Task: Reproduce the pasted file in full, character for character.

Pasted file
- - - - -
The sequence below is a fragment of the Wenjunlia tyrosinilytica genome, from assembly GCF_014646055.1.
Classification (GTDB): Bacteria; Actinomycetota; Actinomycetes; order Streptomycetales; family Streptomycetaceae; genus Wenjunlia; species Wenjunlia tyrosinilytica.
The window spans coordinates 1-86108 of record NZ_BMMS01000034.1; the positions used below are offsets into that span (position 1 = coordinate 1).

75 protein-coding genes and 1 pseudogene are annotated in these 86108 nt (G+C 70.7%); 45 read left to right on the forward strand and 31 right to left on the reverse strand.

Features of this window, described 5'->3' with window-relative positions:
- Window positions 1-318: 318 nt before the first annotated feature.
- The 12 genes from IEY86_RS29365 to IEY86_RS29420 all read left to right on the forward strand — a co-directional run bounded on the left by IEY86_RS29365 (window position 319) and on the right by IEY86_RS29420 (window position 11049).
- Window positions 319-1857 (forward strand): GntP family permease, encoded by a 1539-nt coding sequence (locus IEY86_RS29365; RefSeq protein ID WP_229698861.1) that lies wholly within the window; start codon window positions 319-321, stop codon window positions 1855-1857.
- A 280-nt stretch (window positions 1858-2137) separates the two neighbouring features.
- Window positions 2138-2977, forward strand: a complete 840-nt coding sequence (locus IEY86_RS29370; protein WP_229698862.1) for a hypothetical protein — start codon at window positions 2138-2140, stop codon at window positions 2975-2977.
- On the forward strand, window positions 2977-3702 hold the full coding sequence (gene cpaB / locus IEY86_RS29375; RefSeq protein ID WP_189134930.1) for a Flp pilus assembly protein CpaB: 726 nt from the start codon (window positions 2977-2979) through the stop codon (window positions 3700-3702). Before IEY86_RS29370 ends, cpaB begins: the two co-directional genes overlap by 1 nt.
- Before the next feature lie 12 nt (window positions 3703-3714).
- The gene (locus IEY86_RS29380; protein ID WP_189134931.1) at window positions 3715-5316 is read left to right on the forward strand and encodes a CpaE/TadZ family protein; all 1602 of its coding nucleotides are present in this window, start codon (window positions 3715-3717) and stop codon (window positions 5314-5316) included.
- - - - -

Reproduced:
The sequence below is a fragment of the Wenjunlia tyrosinilytica genome, from assembly GCF_014646055.1.
Classification (GTDB): Bacteria; Actinomycetota; Actinomycetes; order Streptomycetales; family Streptomycetaceae; genus Wenjunlia; species Wenjunlia tyrosinilytica.
The window spans coordinates 1-86108 of record NZ_BMMS01000034.1; the positions used below are offsets into that span (position 1 = coordinate 1).

75 protein-coding genes and 1 pseudogene are annotated in these 86108 nt (G+C 70.7%); 45 read left to right on the forward strand and 31 right to left on the reverse strand.

Features of this window, described 5'->3' with window-relative positions:
- Window positions 1-318: 318 nt before the first annotated feature.
- The 12 genes from IEY86_RS29365 to IEY86_RS29420 all read left to right on the forward strand — a co-directional run bounded on the left by IEY86_RS29365 (window position 319) and on the right by IEY86_RS29420 (window position 11049).
- Window positions 319-1857 (forward strand): GntP family permease, encoded by a 1539-nt coding sequence (locus IEY86_RS29365; RefSeq protein ID WP_229698861.1) that lies wholly within the window; start codon window positions 319-321, stop codon window positions 1855-1857.
- A 280-nt stretch (window positions 1858-2137) separates the two neighbouring features.
- Window positions 2138-2977, forward strand: a complete 840-nt coding sequence (locus IEY86_RS29370; protein WP_229698862.1) for a hypothetical protein — start codon at window positions 2138-2140, stop codon at window positions 2975-2977.
- On the forward strand, window positions 2977-3702 hold the full coding sequence (gene cpaB / locus IEY86_RS29375; RefSeq protein ID WP_189134930.1) for a Flp pilus assembly protein CpaB: 726 nt from the start codon (window positions 2977-2979) through the stop codon (window positions 3700-3702). Before IEY86_RS29370 ends, cpaB begins: the two co-directional genes overlap by 1 nt.
- Before the next feature lie 12 nt (window positions 3703-3714).
- The gene (locus IEY86_RS29380; protein ID WP_189134931.1) at window positions 3715-5316 is read left to right on the forward strand and encodes a CpaE/TadZ family protein; all 1602 of its coding nucleotides are present in this window, start codon (window positions 3715-3717) and stop codon (window positions 5314-5316) included.